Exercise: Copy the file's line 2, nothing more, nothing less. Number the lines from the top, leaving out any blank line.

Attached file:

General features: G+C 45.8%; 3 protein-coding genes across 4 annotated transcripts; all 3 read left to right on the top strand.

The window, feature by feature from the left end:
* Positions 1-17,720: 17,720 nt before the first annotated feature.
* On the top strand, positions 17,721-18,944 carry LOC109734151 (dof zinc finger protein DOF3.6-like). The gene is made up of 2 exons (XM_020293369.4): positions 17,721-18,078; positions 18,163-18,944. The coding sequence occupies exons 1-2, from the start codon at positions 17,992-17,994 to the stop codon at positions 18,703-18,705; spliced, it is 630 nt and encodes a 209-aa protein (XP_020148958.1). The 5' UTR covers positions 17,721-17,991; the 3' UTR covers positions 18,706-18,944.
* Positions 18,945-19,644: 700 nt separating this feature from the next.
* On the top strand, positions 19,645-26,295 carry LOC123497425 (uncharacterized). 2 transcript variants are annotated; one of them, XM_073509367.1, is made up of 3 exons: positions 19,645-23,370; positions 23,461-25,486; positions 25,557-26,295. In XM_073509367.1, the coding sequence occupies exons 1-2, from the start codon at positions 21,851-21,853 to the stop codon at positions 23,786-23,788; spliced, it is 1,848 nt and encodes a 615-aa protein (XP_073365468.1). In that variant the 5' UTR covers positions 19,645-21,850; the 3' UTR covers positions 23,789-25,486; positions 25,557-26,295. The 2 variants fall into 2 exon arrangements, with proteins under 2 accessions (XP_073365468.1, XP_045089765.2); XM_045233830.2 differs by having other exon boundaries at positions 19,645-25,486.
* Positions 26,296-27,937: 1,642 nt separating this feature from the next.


The window, feature by feature from the left end: